When Food Becomes the Enemy

October 03, 2014

Posted By: Shaunescy

By Kim Lockwood

Parents are often baffled when their child is diagnosed with an eating disorder and “Why?” is often the first question I’m asked. The answer is incredibly complex, with varying opinions in the field of psychology about the underlying factors that contribute to this illness. We often say that eating disorders are, “All about the food and not about the food at all.” The theory that makes the most sense to me as a practitioner is a BioPsychoSocial theory of development. This theory indicates that a combination of long-standing behavioral, biological, emotional, psychological, interpersonal and social factors contribute to the manifestation of an eating disorder. The National Eating Disorder Association (NEDA) lists the following contributing factors on their website:

Psychological Factors that Can Contribute to Eating Disorders:

» Low self-esteem

» Feelings of inadequacy or lack of control in life

» Depression, anxiety, anger, stress or loneliness

Interpersonal Factors that Can Contribute to Eating Disorders:

» Troubled personal relationships

» Difficulty expressing emotions and feelings

» History of being teased or ridiculed based on size or weight

» History of physical or sexual abuse

Social Factors that Can Contribute to Eating Disorders:

» Cultural pressures that glorify “thinness” or muscularity and place value on obtaining the “perfect body”

» Narrow definitions of beauty that include only women and men of specific body weights and shapes

» Cultural norms that value people on the basis of physical appearance and not inner qualities and strengths

» Stress related to racial, ethnic, size/ weight-related or other forms of discrimination or prejudice

Biological Factors that Can Contribute to Eating Disorders:

» Scientists are still researching possible biochemical or biological causes of eating disorders. In some individuals with eating disorders, certain chemicals in the brain that control hunger, appetite and digestion have been found to be unbalanced. The exact meaning and implications of these imbalances remain under investigation.

» Eating disorders often run in families. Current research indicates that there are significant genetic contributions to eating disorders.

As parents and families, it is important to not only be educated about the signs and symptoms of an eating disorder, but also to examine your own attitude toward – and relationship with – food. We need to remember that our children look to us when learning how to develop healthy relationships with food and their bodies. This can be a real challenge for those of us who struggle with body image issues whether because of today’s culture, which supports a multi-million dollar diet industry and Photoshopped images of “perfect” bodies, or our own underlying emotional stresses.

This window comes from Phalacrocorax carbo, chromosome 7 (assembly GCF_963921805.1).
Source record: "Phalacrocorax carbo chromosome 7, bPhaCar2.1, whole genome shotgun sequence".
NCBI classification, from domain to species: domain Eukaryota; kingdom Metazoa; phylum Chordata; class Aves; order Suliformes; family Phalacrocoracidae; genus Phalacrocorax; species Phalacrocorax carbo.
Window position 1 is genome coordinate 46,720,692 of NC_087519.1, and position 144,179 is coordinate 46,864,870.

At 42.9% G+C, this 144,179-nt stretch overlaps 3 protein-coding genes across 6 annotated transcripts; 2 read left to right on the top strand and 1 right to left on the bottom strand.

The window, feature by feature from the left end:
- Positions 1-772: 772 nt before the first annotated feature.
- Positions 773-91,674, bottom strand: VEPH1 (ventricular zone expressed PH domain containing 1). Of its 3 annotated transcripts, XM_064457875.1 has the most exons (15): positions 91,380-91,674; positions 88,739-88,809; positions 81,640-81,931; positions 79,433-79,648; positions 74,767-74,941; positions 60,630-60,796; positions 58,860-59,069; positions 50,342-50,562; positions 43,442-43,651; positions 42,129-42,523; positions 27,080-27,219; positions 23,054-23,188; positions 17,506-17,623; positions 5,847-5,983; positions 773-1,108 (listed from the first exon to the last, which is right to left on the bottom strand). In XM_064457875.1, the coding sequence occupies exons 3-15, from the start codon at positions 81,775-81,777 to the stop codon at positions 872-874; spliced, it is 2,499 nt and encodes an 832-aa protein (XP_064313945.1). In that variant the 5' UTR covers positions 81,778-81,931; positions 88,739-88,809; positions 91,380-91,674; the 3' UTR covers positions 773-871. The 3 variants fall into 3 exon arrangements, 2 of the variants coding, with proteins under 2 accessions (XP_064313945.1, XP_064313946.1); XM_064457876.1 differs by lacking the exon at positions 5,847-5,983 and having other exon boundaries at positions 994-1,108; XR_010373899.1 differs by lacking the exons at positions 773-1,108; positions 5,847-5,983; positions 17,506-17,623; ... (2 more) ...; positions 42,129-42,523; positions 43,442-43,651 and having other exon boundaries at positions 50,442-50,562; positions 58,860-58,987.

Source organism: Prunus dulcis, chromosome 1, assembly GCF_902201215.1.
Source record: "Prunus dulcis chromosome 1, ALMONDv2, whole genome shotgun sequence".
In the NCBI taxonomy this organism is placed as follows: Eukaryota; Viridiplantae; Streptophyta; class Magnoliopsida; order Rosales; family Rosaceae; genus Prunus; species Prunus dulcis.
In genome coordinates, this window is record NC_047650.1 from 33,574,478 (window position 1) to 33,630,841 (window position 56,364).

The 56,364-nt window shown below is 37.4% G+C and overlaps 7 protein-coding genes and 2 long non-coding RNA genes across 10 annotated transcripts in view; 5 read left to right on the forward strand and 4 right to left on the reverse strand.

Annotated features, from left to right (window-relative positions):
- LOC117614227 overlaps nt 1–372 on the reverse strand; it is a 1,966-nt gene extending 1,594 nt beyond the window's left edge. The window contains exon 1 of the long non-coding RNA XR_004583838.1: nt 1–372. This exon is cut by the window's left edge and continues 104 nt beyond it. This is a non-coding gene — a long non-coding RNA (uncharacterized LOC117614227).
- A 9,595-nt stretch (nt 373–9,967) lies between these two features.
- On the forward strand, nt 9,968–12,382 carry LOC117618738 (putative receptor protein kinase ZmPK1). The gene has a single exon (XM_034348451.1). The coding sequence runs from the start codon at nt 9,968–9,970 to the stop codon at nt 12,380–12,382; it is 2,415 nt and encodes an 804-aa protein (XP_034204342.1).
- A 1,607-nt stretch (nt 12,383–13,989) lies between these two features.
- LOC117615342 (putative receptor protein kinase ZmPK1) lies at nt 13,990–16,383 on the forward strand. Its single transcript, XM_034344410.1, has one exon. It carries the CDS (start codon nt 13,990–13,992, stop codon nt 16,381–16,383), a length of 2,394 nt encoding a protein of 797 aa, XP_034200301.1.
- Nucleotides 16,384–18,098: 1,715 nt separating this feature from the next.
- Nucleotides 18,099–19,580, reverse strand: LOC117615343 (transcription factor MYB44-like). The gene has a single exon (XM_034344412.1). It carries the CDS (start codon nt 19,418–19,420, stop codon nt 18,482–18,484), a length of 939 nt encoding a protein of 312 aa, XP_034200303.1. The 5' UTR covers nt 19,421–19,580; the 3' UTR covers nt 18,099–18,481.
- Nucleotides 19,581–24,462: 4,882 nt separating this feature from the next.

It is helpful to pay attention to how you speak about food. Do you put food into “good” and “bad” categories? Are some foods forbidden in your household? How do you talk about your own body, weight and expectations of your appearance and the appearance of others? Model appreciation and kindness towards your body and speak kindly and respectfully of it.

Maintain an accepting attitude toward all foods that indicates anything is OK in moderation. Additionally, discussions around the images which our children see, how they are altered and not representative of reality, can help challenge distorted views.

The ultimate goal of treatment is for the individual to develop a healthy relationship with food and his or her body. In our treatment program, patients are exposed to all foods and learn crucial coping strategies to address the anxiety and emotional pain that arises from eating forbidden foods. Addressing underlying emotional and psychological issues through individual and family counseling, behavioral interventions such as exposure techniques, and addressing cognitive distortions, both around one’s own body as well as our society’s image of “normal” or “beautiful” bodies, are all crucial in the recovery process. Additionally, clients must learn how to regulate their own emotions and to tolerate distress without turning to their eating disorder symptoms as a coping mechanism.

If you suspect that a loved one is suffering from disordered eating or an eating disorder, it is crucial to speak with them sooner rather than later. Early intervention is key in both preventing the behaviors from becoming further ingrained and to prevent physical harm that may arise from engaging in eating disordered behaviors. Although eating disordered behaviors are generally conducted in secret, asking directly about feelings towards food and bodies will often elicit a response that indicates an underlying struggle. A visit to your physician is often helpful to determine whether your child is meeting expected weight and height gains and to determine physical safety. An assessment with a mental health care provider who specializes in working with eating issues can help determine the need for intervention and level of care if needed.


Kim has worked in Bozeman as a school psychologist from 1996-2005 and in private practice as a licensed counselor since 2002. She practices mainly from a Cognitive Behavioral Therapy (CBT) orientation, but is also trained in EMDR and is intensively t?rained in Dialectical Behavioral Therapy (DBT). Kim is the clinical co-director, along with Jeni Gochin, of the Eating Disorder Center of Montana, currently providing an Intensive Outpatient Program for clients with eating disorders. More information can be found

on-line at EDCMT.com .

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